Master's in Information Systems Management Program

How to Avoid Job Application Test Scams

Having to look for a job can be discouraging enough. Finding that someone has scammed you brings the experience to a new low. There are those who would prey upon people with an information systems degree. Not though the work-at-home email phishing schemes, but more directly by convincing people to undertake unpaid work.

Someone recently posted a question on a programmers’ Q&A board about an employment test. It is common at many employment interviews for IT professionals to answer detailed questions and even be asked for example code to solve a problem. But what the developer who posted the question faced was far more extensive.

After an hour interview, he was asked to take a test that would require between six and eight hours of work and take place through a virtual machine.

The task was to implement a search page in a web project that requests data from the server, displays it on the screen in a table, has a pretty complicated search filtering scheme (there are about 15 statuses and when sending the search to the server you can search by these statuses) in addition to the string/field search. Additionally, they want [scalable vector graphic] icons to change color on certain data values, and some data represented differently than how it’s structured in the database.

They promised the person $50 an hour for six hours of work, so the company didn’t ask for a complete favor, but as the developer found out, the project was far more complicated than described. After between 13 and 14 hours of time, some things still weren’t acting correctly and now he was expected to do bug fixes, because “my work is apparently going into a production application.” They had asked him to check it into a code repository. The developer had “noticed a few anomalies in the code where it looked like others had coded all of one functionality but hadn’t touched anything else.”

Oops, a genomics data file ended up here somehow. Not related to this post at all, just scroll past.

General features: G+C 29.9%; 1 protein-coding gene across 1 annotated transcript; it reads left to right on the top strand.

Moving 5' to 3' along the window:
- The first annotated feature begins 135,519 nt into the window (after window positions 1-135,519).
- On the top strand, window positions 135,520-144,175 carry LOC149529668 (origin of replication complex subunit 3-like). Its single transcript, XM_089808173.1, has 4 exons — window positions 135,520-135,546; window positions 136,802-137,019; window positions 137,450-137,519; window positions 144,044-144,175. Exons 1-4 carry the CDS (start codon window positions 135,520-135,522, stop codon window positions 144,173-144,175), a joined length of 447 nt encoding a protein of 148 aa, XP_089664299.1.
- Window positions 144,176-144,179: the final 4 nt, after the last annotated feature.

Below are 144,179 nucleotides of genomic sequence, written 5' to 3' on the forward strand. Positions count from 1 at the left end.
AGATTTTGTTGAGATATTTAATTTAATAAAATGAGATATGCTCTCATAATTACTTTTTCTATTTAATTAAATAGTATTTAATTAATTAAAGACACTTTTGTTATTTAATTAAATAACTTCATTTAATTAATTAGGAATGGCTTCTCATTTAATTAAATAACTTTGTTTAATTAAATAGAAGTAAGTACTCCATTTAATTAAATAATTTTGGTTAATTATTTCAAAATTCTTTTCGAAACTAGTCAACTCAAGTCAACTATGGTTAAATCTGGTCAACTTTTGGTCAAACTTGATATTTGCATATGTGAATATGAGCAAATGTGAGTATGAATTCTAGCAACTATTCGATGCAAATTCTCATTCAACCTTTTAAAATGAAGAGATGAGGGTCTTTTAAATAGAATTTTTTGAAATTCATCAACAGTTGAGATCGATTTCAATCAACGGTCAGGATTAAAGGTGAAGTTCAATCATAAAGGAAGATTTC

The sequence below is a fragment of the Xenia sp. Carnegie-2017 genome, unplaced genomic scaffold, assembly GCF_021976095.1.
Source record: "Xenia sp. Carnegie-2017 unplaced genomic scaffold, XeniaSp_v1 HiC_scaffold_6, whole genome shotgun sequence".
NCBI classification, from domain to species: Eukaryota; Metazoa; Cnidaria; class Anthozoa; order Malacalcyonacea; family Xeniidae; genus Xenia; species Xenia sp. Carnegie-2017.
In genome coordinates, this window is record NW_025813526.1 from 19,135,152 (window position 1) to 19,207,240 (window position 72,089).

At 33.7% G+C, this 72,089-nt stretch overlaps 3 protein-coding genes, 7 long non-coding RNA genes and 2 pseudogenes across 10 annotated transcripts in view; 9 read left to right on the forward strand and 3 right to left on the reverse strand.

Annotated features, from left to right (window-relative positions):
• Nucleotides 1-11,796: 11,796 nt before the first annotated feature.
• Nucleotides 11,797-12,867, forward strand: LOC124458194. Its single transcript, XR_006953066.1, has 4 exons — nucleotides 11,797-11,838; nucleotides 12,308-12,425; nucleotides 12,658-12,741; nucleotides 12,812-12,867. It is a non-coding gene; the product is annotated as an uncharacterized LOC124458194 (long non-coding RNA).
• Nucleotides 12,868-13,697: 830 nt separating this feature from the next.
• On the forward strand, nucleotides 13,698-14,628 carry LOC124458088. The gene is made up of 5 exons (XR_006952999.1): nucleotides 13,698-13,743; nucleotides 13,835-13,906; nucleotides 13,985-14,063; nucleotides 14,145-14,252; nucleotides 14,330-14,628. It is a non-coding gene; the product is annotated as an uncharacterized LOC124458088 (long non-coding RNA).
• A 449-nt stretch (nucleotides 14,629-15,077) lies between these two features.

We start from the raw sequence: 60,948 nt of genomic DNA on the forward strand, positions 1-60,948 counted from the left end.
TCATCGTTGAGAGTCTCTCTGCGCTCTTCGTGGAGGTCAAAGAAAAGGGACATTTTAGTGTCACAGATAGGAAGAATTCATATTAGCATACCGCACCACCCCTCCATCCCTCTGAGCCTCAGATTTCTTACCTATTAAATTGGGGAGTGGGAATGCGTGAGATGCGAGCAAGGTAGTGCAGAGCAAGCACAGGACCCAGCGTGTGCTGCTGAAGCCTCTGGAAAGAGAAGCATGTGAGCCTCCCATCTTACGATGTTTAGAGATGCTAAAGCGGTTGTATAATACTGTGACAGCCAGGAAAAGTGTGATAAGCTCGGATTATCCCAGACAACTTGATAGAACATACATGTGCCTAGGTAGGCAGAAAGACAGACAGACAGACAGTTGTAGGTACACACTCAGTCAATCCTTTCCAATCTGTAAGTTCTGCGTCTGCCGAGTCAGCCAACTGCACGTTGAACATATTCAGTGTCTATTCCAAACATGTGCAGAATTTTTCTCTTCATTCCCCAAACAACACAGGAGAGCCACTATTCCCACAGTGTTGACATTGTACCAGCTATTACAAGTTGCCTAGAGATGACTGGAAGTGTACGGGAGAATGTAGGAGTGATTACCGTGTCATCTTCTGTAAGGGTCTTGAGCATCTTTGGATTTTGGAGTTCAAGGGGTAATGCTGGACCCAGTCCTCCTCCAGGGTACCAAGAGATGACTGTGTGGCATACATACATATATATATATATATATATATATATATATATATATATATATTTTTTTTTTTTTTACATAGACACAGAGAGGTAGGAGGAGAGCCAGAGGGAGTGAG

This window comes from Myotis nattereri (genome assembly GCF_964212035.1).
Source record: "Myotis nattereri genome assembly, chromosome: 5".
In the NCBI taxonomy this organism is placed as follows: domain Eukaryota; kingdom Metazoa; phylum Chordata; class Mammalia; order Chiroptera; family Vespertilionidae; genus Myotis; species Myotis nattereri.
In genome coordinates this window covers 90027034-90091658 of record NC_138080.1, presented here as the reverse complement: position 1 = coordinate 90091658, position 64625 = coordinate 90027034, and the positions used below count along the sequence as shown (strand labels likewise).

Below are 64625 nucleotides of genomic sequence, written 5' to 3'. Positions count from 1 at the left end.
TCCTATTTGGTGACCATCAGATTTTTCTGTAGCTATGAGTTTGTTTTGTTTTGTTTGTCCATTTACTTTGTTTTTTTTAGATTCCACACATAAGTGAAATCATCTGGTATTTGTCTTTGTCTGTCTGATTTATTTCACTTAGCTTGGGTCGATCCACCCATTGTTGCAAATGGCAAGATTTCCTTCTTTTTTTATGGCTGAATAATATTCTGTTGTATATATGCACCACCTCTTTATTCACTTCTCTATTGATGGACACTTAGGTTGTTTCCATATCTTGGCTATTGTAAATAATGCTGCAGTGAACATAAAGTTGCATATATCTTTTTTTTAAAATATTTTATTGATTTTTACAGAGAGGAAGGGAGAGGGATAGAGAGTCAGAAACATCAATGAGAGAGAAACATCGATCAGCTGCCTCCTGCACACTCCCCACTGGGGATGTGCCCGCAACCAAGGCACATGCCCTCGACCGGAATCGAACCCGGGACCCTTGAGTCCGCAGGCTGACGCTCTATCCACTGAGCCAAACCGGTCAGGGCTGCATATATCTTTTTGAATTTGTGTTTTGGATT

Anyone applying for a job needs to be wary. There are companies that will knowingly take advantage. But even if a business has no explicit ulterior motives, finding that some test task becomes more than you bargained for should hardly be a surprise. Between working with an existing development framework, dealing with tasks you might not have done before, and the usual problems that can enter into any project, it would be surprising if there were bugs in a first pass of code. Many companies are also terrible at accurately estimating the amount of time needed to complete tasks.

In addition, there is something unsettling in the thought that you might be asked to contribute to a company’s products or systems for a small amount of money. Contract help in development or IT administration would run far more than $50 an hour.

When applying for a job, you must look out for your own interests. Consider your experience and what seems to be standard practice in your industry. If someone asks for far more than any other employer has, perhaps it is best to pass on the position. And if someone wants to make commercial use of your work, a proper contract and reasonable level of pay are in order.

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